Your Roger Clemens collection may have taken a hit, but we’re betting Juan Gonzalez isn’t totally bummed. He was being mentioned on ESPN for the first time in years.
Bits and pieces of sports memorabilia-related Mitchell Report fallout:
From Advertising Age:
"It creates the perception that the playing field isn’t level, and that throws the very thing sponsors are interested in being associated with off-kilter," said Ken Ungar, president of Indianapolis sports-business consultancy Ungar Strategies. "It’s going to be really, really hard [for baseball]."
But it will be even harder, Ungar said, for the players named in the report to continue to make money from endorsements and memorabilia. "For their sake, I really hope they have crisis-management plans in place."
From WIFR-TV, which interviewed Mike Lamps of Rockford, IL shop Tomorrow is Yesterday:
"I’m really angry someone that really didn’t need to be using steroids is using steroids."
A lifetime of idolizing Roger Clemens, has Mike Lamps feeling like a sucker. Clemens is one of more than 70 Major League Baseball players accused of using anabolic steroids.
"This is the modern era version of the Chicago Blacksox. This is ‘say it ain’t so Joe’ all over again but this is far more damning than that ever was," he says.
He expects sales of Clemens baseball card and other such steroid users to plummet, because fans will now see these legends as cheaters.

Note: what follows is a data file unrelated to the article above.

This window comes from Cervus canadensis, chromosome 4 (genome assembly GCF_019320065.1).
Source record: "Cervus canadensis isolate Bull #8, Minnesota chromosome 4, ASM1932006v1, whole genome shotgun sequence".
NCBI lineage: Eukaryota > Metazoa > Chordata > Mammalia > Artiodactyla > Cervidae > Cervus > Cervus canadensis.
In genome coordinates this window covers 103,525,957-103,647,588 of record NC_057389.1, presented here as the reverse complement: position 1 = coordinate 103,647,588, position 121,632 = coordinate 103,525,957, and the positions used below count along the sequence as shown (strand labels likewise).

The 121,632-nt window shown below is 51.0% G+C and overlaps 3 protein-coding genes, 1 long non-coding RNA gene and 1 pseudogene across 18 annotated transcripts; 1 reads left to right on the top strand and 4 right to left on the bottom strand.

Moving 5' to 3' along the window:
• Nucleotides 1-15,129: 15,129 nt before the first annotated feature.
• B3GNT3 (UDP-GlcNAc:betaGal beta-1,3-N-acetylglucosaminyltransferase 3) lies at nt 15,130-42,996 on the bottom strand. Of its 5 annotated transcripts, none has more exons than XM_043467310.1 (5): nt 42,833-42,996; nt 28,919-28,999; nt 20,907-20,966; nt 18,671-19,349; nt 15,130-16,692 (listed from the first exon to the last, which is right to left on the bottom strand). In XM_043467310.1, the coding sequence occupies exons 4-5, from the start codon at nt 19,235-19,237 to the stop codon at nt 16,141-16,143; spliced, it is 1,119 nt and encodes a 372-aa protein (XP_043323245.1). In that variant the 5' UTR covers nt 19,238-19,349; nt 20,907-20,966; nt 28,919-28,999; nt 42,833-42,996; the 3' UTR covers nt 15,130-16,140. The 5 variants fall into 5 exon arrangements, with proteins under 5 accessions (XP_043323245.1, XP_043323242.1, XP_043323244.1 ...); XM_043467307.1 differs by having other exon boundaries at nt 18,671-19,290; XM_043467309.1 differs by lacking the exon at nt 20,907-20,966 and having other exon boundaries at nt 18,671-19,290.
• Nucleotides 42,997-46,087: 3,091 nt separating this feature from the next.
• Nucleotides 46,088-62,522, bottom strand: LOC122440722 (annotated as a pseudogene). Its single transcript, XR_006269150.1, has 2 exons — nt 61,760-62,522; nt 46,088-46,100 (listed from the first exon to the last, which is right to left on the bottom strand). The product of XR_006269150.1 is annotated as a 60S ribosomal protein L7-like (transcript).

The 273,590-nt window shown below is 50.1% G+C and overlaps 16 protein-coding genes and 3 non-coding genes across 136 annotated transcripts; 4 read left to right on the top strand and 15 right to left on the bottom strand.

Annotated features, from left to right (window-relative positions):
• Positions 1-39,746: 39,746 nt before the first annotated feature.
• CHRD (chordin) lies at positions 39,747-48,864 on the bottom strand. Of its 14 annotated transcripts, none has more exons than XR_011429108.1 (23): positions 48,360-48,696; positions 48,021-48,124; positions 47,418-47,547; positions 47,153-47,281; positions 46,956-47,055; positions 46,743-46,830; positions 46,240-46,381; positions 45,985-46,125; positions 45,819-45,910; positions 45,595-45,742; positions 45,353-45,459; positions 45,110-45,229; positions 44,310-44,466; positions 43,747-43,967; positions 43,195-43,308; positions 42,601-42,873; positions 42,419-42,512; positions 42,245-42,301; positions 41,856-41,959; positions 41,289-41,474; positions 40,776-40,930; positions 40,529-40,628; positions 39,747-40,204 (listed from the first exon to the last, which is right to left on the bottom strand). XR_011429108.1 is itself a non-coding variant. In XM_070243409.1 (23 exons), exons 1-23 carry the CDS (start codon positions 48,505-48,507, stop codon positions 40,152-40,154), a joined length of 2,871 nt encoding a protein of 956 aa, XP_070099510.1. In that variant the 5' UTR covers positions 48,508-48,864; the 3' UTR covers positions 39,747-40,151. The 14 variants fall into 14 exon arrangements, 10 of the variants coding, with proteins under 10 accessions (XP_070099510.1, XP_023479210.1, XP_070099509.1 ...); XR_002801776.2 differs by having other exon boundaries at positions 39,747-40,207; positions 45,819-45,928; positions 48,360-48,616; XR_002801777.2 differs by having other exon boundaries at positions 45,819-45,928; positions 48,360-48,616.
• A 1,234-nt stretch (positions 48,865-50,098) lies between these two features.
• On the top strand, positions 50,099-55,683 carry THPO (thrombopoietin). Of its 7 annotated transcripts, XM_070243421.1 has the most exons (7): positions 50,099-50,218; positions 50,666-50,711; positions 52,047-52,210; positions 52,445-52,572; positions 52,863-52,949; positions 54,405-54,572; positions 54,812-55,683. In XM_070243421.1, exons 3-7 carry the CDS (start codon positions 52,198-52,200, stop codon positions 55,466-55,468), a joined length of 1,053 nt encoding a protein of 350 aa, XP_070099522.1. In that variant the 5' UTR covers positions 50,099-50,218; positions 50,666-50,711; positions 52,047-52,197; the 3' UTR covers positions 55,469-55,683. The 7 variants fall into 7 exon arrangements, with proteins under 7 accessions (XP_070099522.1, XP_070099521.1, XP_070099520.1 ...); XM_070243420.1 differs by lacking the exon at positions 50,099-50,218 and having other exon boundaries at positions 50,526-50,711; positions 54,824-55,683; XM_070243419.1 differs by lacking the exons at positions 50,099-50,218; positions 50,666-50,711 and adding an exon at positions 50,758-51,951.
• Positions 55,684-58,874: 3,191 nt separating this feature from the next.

Michigan card shop owner Dave Zittel told WJRT-TV in Flint, MI:
"The spectators today don’t want to have a hero that can’t play by the rules," he said. "People are really turned off by this and tend to avoid buying their cards or other memorabilia."
Dan Means, owner of Sports World Specialties In Pittsburgh told the Post-Gazette that the scandal probably would affect the value of memorabilia connected to the players involved.
"McGwire is as cold as could be," Mr. Means said. "His rookie card is like 25 bucks. No one wants anything McGwire. Same as Bonds. There’s no question that part of this is steroids. McGwire was really popular, especially autographed balls. But not so much anymore."
While all of that was going on, Alex Rodriguez quietly put his name on a new 10-year, $275 million contract with the Yankees. Part of the deal includes $6 million payouts for making appearances and signing autographs when he reaches each of five milestones toward the home run record. That could equal $30 million more. He’ll get the bonus when he matches the career totals of Willie Mays (660), Babe Ruth (714), Hank Aaron (755) and Barry Bonds (756).